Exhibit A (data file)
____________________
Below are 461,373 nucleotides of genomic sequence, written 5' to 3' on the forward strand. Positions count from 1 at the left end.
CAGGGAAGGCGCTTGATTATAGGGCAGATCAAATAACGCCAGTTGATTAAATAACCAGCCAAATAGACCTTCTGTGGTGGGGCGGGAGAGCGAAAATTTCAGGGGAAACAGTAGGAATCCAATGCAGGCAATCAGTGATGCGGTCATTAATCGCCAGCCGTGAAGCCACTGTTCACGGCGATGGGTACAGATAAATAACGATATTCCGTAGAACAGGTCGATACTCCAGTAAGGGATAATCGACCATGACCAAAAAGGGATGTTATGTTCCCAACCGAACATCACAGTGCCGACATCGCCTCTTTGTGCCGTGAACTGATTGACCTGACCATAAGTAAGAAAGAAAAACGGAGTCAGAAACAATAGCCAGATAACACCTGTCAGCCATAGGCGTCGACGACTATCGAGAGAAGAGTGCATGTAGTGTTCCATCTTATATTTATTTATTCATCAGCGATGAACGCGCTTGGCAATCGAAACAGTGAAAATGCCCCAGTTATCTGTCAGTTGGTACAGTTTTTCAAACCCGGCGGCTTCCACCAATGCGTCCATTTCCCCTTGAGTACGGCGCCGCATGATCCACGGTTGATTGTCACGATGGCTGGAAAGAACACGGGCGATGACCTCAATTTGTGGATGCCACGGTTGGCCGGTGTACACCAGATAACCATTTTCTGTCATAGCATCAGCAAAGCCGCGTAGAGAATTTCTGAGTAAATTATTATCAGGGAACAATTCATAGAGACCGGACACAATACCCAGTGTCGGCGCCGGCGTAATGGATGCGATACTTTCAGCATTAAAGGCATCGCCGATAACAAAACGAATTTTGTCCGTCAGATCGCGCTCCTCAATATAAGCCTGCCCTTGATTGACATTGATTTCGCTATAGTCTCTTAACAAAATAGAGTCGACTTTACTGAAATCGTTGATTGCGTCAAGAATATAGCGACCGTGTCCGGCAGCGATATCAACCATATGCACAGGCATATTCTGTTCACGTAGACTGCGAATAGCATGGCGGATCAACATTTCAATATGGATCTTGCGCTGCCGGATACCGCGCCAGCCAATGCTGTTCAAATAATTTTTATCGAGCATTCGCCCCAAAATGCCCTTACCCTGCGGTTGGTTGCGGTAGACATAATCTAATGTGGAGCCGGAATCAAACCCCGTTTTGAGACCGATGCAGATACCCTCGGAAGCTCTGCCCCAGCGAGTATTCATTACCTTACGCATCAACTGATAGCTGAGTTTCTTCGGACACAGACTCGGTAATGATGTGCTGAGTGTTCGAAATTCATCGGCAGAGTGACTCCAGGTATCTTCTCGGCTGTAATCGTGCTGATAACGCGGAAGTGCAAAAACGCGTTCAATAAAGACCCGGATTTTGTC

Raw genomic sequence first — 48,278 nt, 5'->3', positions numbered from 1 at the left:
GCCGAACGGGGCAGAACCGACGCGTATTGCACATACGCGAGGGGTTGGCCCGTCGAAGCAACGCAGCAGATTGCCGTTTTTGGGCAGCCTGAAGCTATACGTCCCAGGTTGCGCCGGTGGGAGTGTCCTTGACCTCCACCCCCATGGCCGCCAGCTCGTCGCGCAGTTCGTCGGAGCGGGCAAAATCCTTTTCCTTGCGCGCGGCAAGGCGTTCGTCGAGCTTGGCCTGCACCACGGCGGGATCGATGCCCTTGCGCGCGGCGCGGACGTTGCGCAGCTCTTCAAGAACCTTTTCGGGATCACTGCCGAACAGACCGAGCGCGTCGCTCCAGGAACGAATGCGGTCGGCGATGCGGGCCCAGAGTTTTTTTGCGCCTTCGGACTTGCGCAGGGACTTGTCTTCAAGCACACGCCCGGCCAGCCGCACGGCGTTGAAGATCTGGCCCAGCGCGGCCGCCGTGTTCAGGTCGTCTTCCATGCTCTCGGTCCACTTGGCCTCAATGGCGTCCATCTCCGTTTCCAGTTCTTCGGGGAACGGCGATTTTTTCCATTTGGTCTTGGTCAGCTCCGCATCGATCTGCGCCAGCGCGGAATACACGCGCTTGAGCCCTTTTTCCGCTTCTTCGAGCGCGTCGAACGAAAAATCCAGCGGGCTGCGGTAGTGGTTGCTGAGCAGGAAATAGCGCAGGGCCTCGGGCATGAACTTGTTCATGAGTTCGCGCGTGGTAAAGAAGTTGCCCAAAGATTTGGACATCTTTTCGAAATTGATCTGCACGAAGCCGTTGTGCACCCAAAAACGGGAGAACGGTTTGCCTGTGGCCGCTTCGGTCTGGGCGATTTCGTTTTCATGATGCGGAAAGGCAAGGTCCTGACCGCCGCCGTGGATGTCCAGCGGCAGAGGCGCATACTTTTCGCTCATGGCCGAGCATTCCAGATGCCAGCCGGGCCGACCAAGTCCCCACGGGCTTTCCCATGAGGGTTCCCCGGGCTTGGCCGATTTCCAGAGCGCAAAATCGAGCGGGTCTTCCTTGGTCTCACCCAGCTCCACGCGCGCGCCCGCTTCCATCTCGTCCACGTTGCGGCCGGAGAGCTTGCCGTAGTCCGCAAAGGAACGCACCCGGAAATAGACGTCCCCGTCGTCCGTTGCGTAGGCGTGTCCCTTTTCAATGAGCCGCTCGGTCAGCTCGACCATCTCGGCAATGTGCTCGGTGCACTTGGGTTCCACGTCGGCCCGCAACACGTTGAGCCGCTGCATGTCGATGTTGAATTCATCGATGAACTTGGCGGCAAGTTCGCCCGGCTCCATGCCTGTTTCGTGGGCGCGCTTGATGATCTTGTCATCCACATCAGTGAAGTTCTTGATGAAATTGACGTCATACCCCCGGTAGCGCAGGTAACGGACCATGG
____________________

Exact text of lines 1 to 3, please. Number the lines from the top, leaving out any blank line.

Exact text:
Below are 461,373 nucleotides of genomic sequence, written 5' to 3' on the forward strand. Positions count from 1 at the left end.
CAGGGAAGGCGCTTGATTATAGGGCAGATCAAATAACGCCAGTTGATTAAATAACCAGCCAAATAGACCTTCTGTGGTGGGGCGGGAGAGCGAAAATTTCAGGGGAAACAGTAGGAATCCAATGCAGGCAATCAGTGATGCGGTCATTAATCGCCAGCCGTGAAGCCACTGTTCACGGCGATGGGTACAGATAAATAACGATATTCCGTAGAACAGGTCGATACTCCAGTAAGGGATAATCGACCATGACCAAAAAGGGATGTTATGTTCCCAACCGAACATCACAGTGCCGACATCGCCTCTTTGTGCCGTGAACTGATTGACCTGACCATAAGTAAGAAAGAAAAACGGAGTCAGAAACAATAGCCAGATAACACCTGTCAGCCATAGGCGTCGACGACTATCGAGAGAAGAGTGCATGTAGTGTTCCATCTTATATTTATTTATTCATCAGCGATGAACGCGCTTGGCAATCGAAACAGTGAAAATGCCCCAGTTATCTGTCAGTTGGTACAGTTTTTCAAACCCGGCGGCTTCCACCAATGCGTCCATTTCCCCTTGAGTACGGCGCCGCATGATCCACGGTTGATTGTCACGATGGCTGGAAAGAACACGGGCGATGACCTCAATTTGTGGATGCCACGGTTGGCCGGTGTACACCAGATAACCATTTTCTGTCATAGCATCAGCAAAGCCGCGTAGAGAATTTCTGAGTAAATTATTATCAGGGAACAATTCATAGAGACCGGACACAATACCCAGTGTCGGCGCCGGCGTAATGGATGCGATACTTTCAGCATTAAAGGCATCGCCGATAACAAAACGAATTTTGTCCGTCAGATCGCGCTCCTCAATATAAGCCTGCCCTTGATTGACATTGATTTCGCTATAGTCTCTTAACAAAATAGAGTCGACTTTACTGAAATCGTTGATTGCGTCAAGAATATAGCGACCGTGTCCGGCAGCGATATCAACCATATGCACAGGCATATTCTGTTCACGTAGACTGCGAATAGCATGGCGGATCAACATTTCAATATGGATCTTGCGCTGCCGGATACCGCGCCAGCCAATGCTGTTCAAATAATTTTTATCGAGCATTCGCCCCAAAATGCCCTTACCCTGCGGTTGGTTGCGGTAGACATAATCTAATGTGGAGCCGGAATCAAACCCCGTTTTGAGACCGATGCAGATACCCTCGGAAGCTCTGCCCCAGCGAGTATTCATTACCTTACGCATCAACTGATAGCTGAGTTTCTTCGGACACAGACTCGGTAATGATGTGCTGAGTGTTCGAAATTCATCGGCAGAGTGACTCCAGGTATCTTCTCGGCTGTAATCGTGCTGATAACGCGGAAGTGCAAAAACGCGTTCAATAAAGACCCGGATTTTGTC

Raw genomic sequence first — 48,278 nt, 5'->3', positions numbered from 1 at the left: